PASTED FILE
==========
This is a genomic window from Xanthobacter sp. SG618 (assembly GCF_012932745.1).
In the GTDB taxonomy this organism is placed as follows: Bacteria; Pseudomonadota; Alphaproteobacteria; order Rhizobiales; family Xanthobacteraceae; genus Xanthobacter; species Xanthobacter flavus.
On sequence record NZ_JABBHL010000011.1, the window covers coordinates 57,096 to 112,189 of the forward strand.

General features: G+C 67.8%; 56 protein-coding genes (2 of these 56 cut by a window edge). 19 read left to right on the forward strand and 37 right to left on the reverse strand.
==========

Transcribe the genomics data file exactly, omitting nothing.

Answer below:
This is a genomic window from Xanthobacter sp. SG618 (assembly GCF_012932745.1).
In the GTDB taxonomy this organism is placed as follows: Bacteria; Pseudomonadota; Alphaproteobacteria; order Rhizobiales; family Xanthobacteraceae; genus Xanthobacter; species Xanthobacter flavus.
On sequence record NZ_JABBHL010000011.1, the window covers coordinates 57,096 to 112,189 of the forward strand.

General features: G+C 67.8%; 56 protein-coding genes (2 of these 56 cut by a window edge). 19 read left to right on the forward strand and 37 right to left on the reverse strand.